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> Hiring managers tend to hire based on past experience, both good and bad.
> I've found that the techwriters I've had contact with who "really" wanted
> be novelists are far too vested in their words to be good techwriters.
All things being equal, I think I agree with this. Sort of. I've seen
> I therefore avoid hiring techwriters, all other things being equal, who
> be novelists. I tend to avoid hiring English majors for the same reason.
I've found that people coming to the field with degrees in English,
Journalism or any Humanities area tend to be better at thinking out of the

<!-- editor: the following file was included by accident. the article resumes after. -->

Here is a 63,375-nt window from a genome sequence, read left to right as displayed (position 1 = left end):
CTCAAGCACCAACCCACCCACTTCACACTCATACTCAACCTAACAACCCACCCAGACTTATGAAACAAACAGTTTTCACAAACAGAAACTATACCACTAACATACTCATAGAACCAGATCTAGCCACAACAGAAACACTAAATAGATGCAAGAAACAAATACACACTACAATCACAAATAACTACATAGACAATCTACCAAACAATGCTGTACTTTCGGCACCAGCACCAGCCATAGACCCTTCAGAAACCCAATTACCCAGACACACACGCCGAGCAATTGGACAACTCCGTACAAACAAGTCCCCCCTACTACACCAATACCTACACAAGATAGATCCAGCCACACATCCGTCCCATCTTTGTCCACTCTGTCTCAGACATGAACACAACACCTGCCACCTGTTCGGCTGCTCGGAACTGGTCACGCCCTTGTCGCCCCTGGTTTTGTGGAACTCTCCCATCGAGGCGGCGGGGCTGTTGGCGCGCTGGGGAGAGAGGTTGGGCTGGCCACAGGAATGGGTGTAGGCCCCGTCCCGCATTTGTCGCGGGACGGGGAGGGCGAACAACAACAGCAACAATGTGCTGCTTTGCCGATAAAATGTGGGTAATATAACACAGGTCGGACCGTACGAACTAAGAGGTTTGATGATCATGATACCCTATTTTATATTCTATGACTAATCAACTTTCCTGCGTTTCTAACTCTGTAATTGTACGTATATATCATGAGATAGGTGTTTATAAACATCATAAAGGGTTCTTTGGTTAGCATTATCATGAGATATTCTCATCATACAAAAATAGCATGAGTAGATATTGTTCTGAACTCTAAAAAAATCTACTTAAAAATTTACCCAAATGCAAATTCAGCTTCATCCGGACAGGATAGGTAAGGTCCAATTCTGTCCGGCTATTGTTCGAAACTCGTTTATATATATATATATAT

box. Toss one of these people a curve ball ("Learn Robohelp. By
tomorrow"), and, in my experience, they tend to be more able to respond
creatively and effectively than many people with more focused backgrounds.
Your mileage may vary, of course.
They (we, actually) may be too mentally restless for a 20-year hitch of the
same task - but mental mobility counts.
Yes, I'm prejeudiced - my degree was English, and I'm also a writer
(military history, not fiction) and a former reporter. But I think I've
developed some objectivity in these matters as well...